There are 2 types of insulin:

  • Rapid-acting insulin
  • Long-acting insulin

What should I know about rapid-acting insulin?

  1. The level of sugar in the blood starts going up very fast when carbohydrate breaks down into sugar in the body. Rapid-acting insulin opens the door on the body cell so sugar can get out of the blood and into the cell fast.
  2. Give yourself rapid-acting insulin before eating carbohydrate at meal times.
    • Taking rapid-acting insulin 15 minutes before eating is best. This will give better blood sugar control than taking it just before eating.
    • It can work right away, as your blood sugar starts to go up.
  3. Most people take rapid-acting insulin 3 times a day, because they eat 3 meals a day.
  4. Brands of rapid-acting insulin are:
    • Humalog
    • Novolog
    • Apidra

Your diabetes doctor will prescribe the brand of insulin your insurance covers.

What should I know about long-acting insulin?

  • Your body needs a small amount of insulin working all the time. Long-acting insulin does that for you.
  • You need to take long-acting insulin 1 time a day.
  • Your first blood sugar in the morning when you wake up will be too high without a little bit of insulin working 24 hours a day.
  • Brands of long-acting insulin are:
    • Lantus
    • Levemir
    • Toujeo
    • Basaglar
    • Tresiba

All of them give the body a continuous little bit of insulin that lasts for 24 hours or longer.

  • You must take long-acting insulin at the same time each day. That way you always have a little bit of insulin in your body.
  • Never miss your long-acting insulin.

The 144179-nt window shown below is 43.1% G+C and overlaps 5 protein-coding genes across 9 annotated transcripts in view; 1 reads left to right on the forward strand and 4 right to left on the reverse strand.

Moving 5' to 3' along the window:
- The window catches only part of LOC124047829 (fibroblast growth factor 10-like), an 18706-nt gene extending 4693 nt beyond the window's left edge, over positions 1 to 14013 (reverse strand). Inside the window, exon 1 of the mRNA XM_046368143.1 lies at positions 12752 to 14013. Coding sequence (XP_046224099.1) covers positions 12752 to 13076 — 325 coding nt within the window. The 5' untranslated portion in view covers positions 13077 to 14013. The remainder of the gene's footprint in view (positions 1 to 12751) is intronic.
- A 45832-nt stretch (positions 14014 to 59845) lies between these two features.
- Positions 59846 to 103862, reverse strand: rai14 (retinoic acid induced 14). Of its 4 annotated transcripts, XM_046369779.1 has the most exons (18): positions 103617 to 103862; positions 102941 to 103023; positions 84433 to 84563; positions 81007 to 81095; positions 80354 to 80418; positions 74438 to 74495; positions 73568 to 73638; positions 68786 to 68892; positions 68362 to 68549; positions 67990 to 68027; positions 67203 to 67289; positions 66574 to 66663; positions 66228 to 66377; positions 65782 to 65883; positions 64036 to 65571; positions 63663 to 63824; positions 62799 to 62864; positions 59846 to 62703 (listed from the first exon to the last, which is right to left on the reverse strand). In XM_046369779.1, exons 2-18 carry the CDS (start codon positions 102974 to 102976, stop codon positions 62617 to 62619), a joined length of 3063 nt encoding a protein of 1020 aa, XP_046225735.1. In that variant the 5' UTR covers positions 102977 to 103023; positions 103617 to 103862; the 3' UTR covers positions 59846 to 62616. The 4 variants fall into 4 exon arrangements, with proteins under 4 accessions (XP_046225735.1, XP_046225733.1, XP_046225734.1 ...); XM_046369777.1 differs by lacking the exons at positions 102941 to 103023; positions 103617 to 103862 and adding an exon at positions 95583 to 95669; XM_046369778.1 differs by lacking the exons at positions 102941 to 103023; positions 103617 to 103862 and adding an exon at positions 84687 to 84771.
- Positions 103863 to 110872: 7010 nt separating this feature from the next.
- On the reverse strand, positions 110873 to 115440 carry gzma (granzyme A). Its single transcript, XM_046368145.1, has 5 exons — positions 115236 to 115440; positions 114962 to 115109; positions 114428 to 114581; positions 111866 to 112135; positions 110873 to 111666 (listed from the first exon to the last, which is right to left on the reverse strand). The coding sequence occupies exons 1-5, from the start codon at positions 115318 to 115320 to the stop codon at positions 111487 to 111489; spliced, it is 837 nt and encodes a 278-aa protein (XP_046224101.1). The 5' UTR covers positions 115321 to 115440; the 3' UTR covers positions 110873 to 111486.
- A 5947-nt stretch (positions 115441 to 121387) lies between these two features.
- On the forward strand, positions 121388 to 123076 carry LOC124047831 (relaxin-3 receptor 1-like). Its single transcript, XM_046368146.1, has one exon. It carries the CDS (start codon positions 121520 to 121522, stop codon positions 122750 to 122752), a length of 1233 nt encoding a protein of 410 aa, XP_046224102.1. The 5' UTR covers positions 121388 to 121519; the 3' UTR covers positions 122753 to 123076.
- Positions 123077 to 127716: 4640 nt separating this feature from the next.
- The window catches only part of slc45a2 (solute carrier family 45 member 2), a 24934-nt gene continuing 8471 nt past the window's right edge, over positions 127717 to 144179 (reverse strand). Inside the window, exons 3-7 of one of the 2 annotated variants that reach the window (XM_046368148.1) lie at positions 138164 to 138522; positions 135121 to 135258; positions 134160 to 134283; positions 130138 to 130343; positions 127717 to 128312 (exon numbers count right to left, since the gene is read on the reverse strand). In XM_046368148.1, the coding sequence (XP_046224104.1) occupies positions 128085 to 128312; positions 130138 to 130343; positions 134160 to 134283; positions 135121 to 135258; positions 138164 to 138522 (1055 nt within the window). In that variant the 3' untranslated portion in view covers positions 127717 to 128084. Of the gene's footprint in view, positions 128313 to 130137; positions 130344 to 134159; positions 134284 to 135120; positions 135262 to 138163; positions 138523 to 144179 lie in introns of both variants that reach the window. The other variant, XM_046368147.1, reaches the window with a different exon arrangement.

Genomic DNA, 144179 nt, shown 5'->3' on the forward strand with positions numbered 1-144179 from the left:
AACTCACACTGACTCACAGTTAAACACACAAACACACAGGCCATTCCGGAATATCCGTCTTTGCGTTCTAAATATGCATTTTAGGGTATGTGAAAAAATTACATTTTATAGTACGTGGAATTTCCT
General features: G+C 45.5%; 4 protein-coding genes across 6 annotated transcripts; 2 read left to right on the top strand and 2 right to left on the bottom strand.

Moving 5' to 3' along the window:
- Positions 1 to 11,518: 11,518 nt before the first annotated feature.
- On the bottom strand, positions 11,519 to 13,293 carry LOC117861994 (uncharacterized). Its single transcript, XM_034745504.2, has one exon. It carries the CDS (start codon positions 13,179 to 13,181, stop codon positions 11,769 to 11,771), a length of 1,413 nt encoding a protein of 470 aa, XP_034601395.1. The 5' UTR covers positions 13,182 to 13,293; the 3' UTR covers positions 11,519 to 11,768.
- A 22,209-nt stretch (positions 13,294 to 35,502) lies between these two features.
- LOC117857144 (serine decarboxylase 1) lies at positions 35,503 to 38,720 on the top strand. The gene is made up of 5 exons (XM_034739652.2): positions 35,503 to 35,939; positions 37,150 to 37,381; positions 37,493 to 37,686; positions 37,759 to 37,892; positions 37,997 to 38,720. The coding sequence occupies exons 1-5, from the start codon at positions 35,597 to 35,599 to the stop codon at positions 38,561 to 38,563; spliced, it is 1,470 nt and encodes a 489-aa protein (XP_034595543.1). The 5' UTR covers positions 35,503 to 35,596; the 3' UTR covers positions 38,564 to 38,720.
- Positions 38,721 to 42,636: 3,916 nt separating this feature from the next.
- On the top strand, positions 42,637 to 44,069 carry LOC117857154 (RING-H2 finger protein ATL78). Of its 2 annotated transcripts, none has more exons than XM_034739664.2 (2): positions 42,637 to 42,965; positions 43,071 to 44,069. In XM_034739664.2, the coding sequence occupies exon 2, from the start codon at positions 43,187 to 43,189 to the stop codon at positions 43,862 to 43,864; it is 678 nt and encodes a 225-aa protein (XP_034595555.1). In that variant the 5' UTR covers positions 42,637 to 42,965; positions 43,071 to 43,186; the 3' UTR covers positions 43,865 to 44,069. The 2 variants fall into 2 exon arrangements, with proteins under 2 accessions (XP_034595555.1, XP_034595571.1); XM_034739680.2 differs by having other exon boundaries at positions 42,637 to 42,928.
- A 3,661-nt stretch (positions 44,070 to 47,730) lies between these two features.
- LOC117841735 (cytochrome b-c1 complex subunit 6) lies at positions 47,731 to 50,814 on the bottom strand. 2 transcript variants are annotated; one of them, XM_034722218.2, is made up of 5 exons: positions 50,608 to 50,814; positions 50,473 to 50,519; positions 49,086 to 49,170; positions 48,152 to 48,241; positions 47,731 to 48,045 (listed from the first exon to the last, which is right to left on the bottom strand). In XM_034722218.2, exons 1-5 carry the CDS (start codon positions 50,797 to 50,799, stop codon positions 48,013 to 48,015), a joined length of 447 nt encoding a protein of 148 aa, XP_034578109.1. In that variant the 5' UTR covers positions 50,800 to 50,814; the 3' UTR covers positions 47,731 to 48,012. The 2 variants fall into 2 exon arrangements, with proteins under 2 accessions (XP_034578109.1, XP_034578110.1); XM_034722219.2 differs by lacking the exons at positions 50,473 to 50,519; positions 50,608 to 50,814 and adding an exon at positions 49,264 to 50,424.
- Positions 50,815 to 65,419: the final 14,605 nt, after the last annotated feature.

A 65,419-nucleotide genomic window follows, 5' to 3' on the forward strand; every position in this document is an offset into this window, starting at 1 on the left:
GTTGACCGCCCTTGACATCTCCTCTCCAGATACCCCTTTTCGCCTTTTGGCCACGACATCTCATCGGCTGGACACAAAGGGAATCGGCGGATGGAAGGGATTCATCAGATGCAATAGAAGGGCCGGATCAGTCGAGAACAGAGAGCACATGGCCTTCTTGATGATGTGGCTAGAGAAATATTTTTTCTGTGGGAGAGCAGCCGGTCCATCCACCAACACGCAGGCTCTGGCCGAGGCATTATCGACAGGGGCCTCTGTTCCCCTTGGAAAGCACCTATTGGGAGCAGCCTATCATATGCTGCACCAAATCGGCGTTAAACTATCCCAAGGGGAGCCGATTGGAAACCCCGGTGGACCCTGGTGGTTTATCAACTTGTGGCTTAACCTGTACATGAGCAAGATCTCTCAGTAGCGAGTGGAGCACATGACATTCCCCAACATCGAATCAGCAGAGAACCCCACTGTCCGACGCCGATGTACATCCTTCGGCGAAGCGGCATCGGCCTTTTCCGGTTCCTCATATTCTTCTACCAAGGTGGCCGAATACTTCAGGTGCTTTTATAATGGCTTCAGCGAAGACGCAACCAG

• Your diabetes doctor will prescribe the brand of insulin your insurance covers.

Insulin storage

Before the first time you use a new insulin bottle, cartridge, or pen:

  • Check the expiration date.
  • Insulin should look clear.
  • Insulin should be stored in the refrigerator at 36° F to 46° F.
  • Do not let insulin freeze.

After you open an insulin bottle, cartridge, or pen (which means you puncture the top with a needle):

  • Bottles may be stored in the refrigerator or kept at room temperature.
  • Cartridges and pens should be stored at room temperature.
  • Throw all opened insulin away after 28 days. Except Levemir, that lasts 42 days.
  • Store opened insulin at room temperature, between 59° F and 86° F, and away from direct heat and sun.
  • Do not let it get hot.
  • Do not let it freeze.
  • Never store it in your car.

Traveling with insulin

  • Take more supplies with you than you will need.
  • Protect your insulin from heat and from freezing.
    • Do not store it in the glove compartment.
  • Carry it with you at all times.
    • Do not check it with luggage on an airplane. Keep it in your carry-on bag.
    • Check with the TSA for more information about flying with insulin.